Wine Education

Getting to know the Wine School
Alana Zerbe

Alana Zerbe

Director of Wine Education

After spending a decade adding letters to her last name — from J.D. to LL.M. to C.S.W. — Alana has finally found her home in Philadelphia, working as the Director of Wine Education. Her favorite place to be is in the classroom, teaching everything from Wine 101 to Advanced wine courses.

Keith Wallace

Keith Wallace

Executive Director

The story of the Wine School begins with Keith Wallace.  A man with deep convictions and even deeper knowledge, Keith has been the driving force behind all of the School’s classes and programs.

Keith’s background includes stints as a hard-hitting journalist, executive chef, and winemaker in California and Italy.  All of these life experiences have combined to make Keith one of the most unique and interesting educators in the wine industry.

To be honest, he probably would be insufferable if it wasn’t for his charisma and off-color humor.  More about Keith Wallace

Wine School 101

Now in our second decade of providing top-tier classes and programs to aspiring wine pros, the Wine School has become an institution in the food and beverage industry. Our influence is felt not only in Philadelphia, but in several of the top wine regions in the world. We are very proud that graduates have gone on to become winemakers, sommeliers, distributors, importers, and more.

Over the years, our passions have expanded beyond the wine glass. The School now offers beer, spirits, and cocktail classes led by the the top talents in the industry. One thing that has not changed: All of our classes are designed to be fun and educational.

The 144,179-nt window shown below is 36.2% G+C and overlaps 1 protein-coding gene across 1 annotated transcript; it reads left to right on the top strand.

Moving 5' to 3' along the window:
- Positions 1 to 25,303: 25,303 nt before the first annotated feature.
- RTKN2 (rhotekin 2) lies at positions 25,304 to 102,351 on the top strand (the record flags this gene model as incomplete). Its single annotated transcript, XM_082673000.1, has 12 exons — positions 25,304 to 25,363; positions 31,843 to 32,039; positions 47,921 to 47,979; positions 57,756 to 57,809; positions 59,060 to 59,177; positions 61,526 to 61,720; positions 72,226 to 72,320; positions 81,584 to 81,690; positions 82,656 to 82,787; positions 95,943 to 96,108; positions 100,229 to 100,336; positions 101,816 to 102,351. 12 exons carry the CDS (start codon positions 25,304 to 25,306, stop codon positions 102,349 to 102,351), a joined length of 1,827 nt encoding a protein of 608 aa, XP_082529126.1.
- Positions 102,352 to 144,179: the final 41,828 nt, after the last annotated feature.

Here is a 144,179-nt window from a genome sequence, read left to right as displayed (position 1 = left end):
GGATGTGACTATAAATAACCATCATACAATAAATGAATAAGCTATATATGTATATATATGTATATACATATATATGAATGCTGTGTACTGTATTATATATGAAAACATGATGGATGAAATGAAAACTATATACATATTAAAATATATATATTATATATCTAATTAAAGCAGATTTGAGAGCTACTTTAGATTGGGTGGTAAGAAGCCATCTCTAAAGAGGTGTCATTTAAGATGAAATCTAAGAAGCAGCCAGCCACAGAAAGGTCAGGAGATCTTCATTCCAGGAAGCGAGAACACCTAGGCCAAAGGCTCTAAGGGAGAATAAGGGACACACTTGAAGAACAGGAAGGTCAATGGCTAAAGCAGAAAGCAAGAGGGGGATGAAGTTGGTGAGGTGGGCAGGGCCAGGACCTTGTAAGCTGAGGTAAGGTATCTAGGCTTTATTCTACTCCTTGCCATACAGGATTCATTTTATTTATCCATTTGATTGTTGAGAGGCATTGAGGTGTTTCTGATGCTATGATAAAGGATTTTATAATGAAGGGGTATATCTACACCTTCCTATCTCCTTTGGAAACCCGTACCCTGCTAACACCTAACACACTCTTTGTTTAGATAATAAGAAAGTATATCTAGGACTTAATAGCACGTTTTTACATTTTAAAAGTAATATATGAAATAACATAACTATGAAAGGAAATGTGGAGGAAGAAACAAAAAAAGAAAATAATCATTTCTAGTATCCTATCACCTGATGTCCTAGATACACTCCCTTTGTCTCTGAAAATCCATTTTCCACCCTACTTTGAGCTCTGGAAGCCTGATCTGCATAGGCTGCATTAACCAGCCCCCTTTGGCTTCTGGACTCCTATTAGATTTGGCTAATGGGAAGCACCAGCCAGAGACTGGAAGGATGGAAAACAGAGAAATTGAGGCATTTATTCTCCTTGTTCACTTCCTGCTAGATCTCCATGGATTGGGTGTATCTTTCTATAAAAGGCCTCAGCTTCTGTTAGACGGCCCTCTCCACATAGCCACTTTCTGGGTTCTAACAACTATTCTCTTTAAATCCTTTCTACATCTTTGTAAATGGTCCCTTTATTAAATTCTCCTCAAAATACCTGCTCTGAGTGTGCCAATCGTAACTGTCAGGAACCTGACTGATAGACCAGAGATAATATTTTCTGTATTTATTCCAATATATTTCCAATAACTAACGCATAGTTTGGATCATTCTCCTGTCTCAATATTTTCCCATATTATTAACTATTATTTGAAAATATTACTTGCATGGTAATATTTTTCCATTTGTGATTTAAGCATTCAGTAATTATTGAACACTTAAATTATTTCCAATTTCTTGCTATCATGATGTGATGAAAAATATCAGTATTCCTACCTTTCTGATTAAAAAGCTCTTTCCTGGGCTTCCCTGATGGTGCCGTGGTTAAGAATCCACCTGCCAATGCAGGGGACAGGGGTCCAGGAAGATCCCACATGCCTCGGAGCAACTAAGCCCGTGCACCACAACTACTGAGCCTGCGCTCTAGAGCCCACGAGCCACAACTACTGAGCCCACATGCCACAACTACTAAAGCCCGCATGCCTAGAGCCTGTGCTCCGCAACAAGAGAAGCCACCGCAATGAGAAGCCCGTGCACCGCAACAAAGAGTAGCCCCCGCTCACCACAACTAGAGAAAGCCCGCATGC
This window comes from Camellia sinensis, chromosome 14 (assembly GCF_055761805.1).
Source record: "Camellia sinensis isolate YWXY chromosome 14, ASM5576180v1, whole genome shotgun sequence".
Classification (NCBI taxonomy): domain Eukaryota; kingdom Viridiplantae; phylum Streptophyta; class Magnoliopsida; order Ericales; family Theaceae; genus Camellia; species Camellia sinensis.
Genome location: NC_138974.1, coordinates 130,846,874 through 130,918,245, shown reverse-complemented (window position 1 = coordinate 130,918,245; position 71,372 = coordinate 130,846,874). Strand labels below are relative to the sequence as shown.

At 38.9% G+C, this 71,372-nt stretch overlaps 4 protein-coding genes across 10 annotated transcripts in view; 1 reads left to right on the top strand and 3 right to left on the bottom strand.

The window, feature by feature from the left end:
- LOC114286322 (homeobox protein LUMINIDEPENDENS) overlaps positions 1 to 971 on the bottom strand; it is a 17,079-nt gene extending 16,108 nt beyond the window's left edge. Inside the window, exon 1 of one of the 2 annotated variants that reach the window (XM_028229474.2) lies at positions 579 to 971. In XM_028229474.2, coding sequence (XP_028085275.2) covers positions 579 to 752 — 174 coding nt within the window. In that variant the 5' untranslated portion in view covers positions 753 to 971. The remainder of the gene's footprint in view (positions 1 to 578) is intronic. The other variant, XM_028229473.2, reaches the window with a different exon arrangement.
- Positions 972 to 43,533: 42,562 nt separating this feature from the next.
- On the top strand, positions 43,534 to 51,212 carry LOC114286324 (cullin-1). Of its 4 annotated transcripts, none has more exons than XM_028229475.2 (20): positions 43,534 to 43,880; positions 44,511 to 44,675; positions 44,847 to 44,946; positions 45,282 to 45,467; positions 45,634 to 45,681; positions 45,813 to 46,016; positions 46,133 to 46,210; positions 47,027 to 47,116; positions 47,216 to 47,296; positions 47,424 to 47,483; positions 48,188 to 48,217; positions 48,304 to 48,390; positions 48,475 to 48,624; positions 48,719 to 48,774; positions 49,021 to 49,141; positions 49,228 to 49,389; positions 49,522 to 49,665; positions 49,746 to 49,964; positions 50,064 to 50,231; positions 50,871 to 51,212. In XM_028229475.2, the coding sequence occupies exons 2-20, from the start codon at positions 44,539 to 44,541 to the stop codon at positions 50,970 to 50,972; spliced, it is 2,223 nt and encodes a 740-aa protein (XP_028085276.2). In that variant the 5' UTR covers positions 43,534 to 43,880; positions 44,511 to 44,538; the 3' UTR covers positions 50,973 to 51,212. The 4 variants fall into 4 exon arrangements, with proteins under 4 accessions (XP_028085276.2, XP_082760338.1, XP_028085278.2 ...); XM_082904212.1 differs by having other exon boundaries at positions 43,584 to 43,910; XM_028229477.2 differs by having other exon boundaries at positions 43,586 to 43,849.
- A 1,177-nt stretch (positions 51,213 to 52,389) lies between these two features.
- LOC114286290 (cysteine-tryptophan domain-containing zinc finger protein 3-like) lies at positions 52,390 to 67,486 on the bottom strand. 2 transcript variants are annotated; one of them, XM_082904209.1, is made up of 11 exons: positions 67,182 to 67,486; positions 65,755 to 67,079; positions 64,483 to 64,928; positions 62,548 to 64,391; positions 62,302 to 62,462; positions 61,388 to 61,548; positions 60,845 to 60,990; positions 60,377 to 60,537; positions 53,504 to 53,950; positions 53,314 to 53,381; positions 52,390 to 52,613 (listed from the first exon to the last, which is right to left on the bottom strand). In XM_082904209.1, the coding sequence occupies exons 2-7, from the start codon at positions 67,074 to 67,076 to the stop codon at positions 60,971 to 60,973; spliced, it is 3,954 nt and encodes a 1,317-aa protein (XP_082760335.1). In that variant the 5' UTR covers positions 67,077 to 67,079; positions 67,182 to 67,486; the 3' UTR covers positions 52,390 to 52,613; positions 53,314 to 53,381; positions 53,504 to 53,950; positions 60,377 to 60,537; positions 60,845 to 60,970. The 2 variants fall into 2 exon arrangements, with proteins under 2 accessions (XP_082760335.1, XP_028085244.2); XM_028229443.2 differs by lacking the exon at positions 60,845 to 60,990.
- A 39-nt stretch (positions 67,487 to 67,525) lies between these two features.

We can mix a bit of fun with our classes because we have the bona fides to back it up. Our real mission in this world is to educate consumers and professionals without the pretentiousness normally found in the wine world. Based on the demand for our programs and courses, we expect to have that opportunity for a long time to come.

 

 

Corkscrewed?

Don’t Tread on my Corkscrew, Bro

Don’t Tread on my Corkscrew, Bro.

A cornerstone the Wine School’s mission is to protect the consumer against the dirty tricks and backroom deals that often go unnoticed in the wine trade. As is often pointed out, we exist in a multi-billion dollar industry dealing in controlled substances with very little oversight. Sound a bit bit nefarious? It can be. We aren’t afraid to stand up for the average consumer when their rights are being threatened, or to expose the cost-cutting shortcuts intended to dupe the American wine drinker.